Erik Lamela: The record signing and official club enigma. I thought he was out the door this summer, but various transfers collapsed and he is stuck at Spurs. He is never going to be a £30 million player, but there is undoubtedly talent there. First of all, Lamela makes things happen. Last season in 25 league appearances he had two goals and seven assists (Eriksen had just 2 assists in 37 games). He obviously has a wand of a left foot, as that rabona and the game winner against Burnley showed. His problem is that he gives the ball away constantly, and fouls whenever he tries to make a tackle, especially during League games when it appears the pace is too high. This must drive Pochettino mad. But, as a creative option, I’m glad Lamela is still kicking around — the squad feels a bit samey and predictable without someone like him. I’m not sure how much time he will see in the League, but I expect Lamela to light up the Europa League this season — even if only in a bid to secure his move away from the Lane.

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Dele Alli: In his few appearances so far, Alli has looked seriously exciting. He scored what should have been the winner against Leicester, and against Everton he was immediately into the action and could have been involved in two goals. He looks an extraordinary athlete, with great technical ability and a willingness to make runs and get involved. It would be no surprise if Alli had made this position his own by the end of the season.

Alex Pritchard: His injury at the U21 Euros was seriously unfortunate as it cost him a rare chance to impress Pochettino in preseason. But, he is fit now and has an opportunity with the Europa League and Capital One Cup kicking in. I think it is easy to downplay what he did last season with Brentford — he was sensational. Twelve goals and seven assists in 45 matches is some performance. I watched a couple of the games as I was starting to get excited — it wasn’t that he was technically good, what caught the eye was that he was dominating and leading the team. In his brief England performances in the summer, he was one of the few players to make an impact and was sorely missed once he was injured. In style and physique, he seems a lot like Eriksen, but a lot of his play for Brentford was from the wide positions.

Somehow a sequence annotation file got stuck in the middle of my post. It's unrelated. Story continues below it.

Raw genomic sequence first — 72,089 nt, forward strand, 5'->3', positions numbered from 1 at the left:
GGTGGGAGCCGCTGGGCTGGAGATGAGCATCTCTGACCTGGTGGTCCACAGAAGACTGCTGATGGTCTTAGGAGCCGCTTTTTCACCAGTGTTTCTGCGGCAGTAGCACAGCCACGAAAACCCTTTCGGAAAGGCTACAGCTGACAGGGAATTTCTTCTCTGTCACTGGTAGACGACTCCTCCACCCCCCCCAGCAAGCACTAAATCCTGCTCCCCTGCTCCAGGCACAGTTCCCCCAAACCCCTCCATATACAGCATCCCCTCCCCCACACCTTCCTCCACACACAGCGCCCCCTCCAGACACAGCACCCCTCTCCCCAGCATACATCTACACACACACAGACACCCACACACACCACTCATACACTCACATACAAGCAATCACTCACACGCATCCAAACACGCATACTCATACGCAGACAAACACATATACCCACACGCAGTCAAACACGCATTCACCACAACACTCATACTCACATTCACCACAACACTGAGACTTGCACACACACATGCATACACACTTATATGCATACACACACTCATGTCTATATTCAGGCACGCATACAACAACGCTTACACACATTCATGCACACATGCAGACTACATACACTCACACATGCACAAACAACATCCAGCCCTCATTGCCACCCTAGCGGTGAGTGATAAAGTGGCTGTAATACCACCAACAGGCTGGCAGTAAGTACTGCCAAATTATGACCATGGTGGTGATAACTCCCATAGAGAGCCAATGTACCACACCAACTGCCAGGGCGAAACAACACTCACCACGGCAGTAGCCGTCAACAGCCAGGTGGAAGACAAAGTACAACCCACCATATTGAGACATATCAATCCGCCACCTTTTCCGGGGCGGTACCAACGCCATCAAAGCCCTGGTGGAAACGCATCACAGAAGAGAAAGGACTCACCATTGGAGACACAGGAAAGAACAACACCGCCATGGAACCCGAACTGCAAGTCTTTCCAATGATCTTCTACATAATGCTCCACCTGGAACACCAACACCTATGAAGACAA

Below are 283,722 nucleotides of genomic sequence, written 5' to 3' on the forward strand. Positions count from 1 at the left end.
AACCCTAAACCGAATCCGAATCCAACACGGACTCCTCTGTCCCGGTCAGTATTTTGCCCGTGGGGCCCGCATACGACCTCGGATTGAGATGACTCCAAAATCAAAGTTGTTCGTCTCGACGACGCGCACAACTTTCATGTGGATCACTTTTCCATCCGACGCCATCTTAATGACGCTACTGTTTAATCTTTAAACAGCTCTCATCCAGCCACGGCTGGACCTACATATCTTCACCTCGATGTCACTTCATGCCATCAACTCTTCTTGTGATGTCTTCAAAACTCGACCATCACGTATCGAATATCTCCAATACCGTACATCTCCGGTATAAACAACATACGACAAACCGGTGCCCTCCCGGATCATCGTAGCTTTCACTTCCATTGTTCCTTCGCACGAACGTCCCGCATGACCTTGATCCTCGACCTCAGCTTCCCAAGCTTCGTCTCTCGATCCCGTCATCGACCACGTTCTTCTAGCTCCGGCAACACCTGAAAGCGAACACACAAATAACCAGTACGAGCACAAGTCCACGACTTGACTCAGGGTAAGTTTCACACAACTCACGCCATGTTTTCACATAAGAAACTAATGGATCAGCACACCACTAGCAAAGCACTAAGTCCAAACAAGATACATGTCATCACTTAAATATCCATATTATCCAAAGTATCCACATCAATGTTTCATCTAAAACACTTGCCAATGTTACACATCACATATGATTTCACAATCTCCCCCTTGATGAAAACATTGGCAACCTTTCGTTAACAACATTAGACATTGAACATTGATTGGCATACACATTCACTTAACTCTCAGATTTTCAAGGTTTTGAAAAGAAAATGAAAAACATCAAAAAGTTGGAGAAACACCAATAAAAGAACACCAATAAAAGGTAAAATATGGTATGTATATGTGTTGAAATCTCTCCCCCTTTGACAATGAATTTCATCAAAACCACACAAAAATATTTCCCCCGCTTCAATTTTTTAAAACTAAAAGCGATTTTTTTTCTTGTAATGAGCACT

Josh Onomah: From what I know about him, he primarily plays through the centre. But many a fine player has shifted wide in search of playing time early in their careers. I’ve only seen glimpses — but they are so tantalizing! What touch and vision he shows. I’m sure it is a year or two too early for him — but who knows? The fact that he is still there, rather than out on loan, means he has a chance.

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Clinton N’Jie: Can he play on the right-side of a three? Can he play up front? Can he play at all? Is he the next Samuel Eto’o? Is he the next Helder Postiga? Can he walk in a straight line without falling over? I really have no clue, and suspect no-one else does either.

Those are the main contenders. Ryan Mason, at a push could play out on the right, but this would be a defensive choice. Harry Winks plays centrally. I’d like to nominate Tom Carroll as the official “forgotten man” of the Spurs squad — I’m amazed he is still here. Though, with the lack of central midfield options, we may be seeing him in the Europa League. But anyway, he isn’t a wide man.

So, there are options. In fact, there are plenty of options — it’s just not entirely clear if any of them are good options. Some are intriguing, some are an exercise in optimism, some have already flattered to deceive.

But I like the fact there is clear competition for a spot in a good Premier League team, and that it will come down to who is the hungriest and who takes their chance when offered.

Charles Richards blogs at The Spurs Report. Follow him on Twitter (@crg_yeah), and Fresh Spurs (@Fresh_Spurs_)